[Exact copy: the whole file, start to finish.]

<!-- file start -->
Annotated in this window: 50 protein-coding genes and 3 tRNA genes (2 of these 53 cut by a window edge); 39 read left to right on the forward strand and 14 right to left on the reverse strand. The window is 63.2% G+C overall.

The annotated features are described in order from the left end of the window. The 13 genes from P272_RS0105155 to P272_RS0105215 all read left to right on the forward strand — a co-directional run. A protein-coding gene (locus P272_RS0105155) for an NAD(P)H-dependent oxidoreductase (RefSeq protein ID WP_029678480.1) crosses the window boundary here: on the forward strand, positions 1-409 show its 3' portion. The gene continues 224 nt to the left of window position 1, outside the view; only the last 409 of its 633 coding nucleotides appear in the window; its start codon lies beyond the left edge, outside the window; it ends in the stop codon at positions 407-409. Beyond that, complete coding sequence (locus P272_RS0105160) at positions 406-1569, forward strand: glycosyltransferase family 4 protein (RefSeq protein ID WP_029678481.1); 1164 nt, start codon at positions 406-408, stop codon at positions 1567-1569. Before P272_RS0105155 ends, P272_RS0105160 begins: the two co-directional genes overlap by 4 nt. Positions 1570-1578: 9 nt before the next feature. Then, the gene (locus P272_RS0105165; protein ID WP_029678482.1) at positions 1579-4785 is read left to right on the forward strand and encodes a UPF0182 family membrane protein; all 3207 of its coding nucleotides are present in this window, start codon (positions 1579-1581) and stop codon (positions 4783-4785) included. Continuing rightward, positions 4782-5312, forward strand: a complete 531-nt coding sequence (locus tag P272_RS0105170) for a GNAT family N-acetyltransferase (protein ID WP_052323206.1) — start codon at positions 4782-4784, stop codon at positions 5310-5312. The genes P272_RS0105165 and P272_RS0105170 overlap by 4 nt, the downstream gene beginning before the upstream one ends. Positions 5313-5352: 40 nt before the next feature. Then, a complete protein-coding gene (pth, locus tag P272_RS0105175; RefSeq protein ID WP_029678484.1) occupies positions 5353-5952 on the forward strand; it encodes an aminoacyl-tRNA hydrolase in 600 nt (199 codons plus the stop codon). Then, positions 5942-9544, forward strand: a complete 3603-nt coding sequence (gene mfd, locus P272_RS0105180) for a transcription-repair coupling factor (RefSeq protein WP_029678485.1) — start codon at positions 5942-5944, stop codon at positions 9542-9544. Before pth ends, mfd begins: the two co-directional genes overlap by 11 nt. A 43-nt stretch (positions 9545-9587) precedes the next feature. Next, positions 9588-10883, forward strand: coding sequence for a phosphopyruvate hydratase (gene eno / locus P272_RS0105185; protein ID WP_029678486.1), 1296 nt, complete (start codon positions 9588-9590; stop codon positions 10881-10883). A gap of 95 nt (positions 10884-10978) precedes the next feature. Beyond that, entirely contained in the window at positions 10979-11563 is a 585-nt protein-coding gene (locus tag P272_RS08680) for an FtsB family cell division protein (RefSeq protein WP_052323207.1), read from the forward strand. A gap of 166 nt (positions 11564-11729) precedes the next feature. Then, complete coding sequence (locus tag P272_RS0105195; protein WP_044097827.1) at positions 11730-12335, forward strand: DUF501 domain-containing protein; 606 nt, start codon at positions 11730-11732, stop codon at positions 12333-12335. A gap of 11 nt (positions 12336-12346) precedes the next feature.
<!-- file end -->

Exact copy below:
Annotated in this window: 50 protein-coding genes and 3 tRNA genes (2 of these 53 cut by a window edge); 39 read left to right on the forward strand and 14 right to left on the reverse strand. The window is 63.2% G+C overall.

The annotated features are described in order from the left end of the window. The 13 genes from P272_RS0105155 to P272_RS0105215 all read left to right on the forward strand — a co-directional run. A protein-coding gene (locus P272_RS0105155) for an NAD(P)H-dependent oxidoreductase (RefSeq protein ID WP_029678480.1) crosses the window boundary here: on the forward strand, positions 1-409 show its 3' portion. The gene continues 224 nt to the left of window position 1, outside the view; only the last 409 of its 633 coding nucleotides appear in the window; its start codon lies beyond the left edge, outside the window; it ends in the stop codon at positions 407-409. Beyond that, complete coding sequence (locus P272_RS0105160) at positions 406-1569, forward strand: glycosyltransferase family 4 protein (RefSeq protein ID WP_029678481.1); 1164 nt, start codon at positions 406-408, stop codon at positions 1567-1569. Before P272_RS0105155 ends, P272_RS0105160 begins: the two co-directional genes overlap by 4 nt. Positions 1570-1578: 9 nt before the next feature. Then, the gene (locus P272_RS0105165; protein ID WP_029678482.1) at positions 1579-4785 is read left to right on the forward strand and encodes a UPF0182 family membrane protein; all 3207 of its coding nucleotides are present in this window, start codon (positions 1579-1581) and stop codon (positions 4783-4785) included. Continuing rightward, positions 4782-5312, forward strand: a complete 531-nt coding sequence (locus tag P272_RS0105170) for a GNAT family N-acetyltransferase (protein ID WP_052323206.1) — start codon at positions 4782-4784, stop codon at positions 5310-5312. The genes P272_RS0105165 and P272_RS0105170 overlap by 4 nt, the downstream gene beginning before the upstream one ends. Positions 5313-5352: 40 nt before the next feature. Then, a complete protein-coding gene (pth, locus tag P272_RS0105175; RefSeq protein ID WP_029678484.1) occupies positions 5353-5952 on the forward strand; it encodes an aminoacyl-tRNA hydrolase in 600 nt (199 codons plus the stop codon). Then, positions 5942-9544, forward strand: a complete 3603-nt coding sequence (gene mfd, locus P272_RS0105180) for a transcription-repair coupling factor (RefSeq protein WP_029678485.1) — start codon at positions 5942-5944, stop codon at positions 9542-9544. Before pth ends, mfd begins: the two co-directional genes overlap by 11 nt. A 43-nt stretch (positions 9545-9587) precedes the next feature. Next, positions 9588-10883, forward strand: coding sequence for a phosphopyruvate hydratase (gene eno / locus P272_RS0105185; protein ID WP_029678486.1), 1296 nt, complete (start codon positions 9588-9590; stop codon positions 10881-10883). A gap of 95 nt (positions 10884-10978) precedes the next feature. Beyond that, entirely contained in the window at positions 10979-11563 is a 585-nt protein-coding gene (locus tag P272_RS08680) for an FtsB family cell division protein (RefSeq protein WP_052323207.1), read from the forward strand. A gap of 166 nt (positions 11564-11729) precedes the next feature. Then, complete coding sequence (locus tag P272_RS0105195; protein WP_044097827.1) at positions 11730-12335, forward strand: DUF501 domain-containing protein; 606 nt, start codon at positions 11730-11732, stop codon at positions 12333-12335. A gap of 11 nt (positions 12336-12346) precedes the next feature.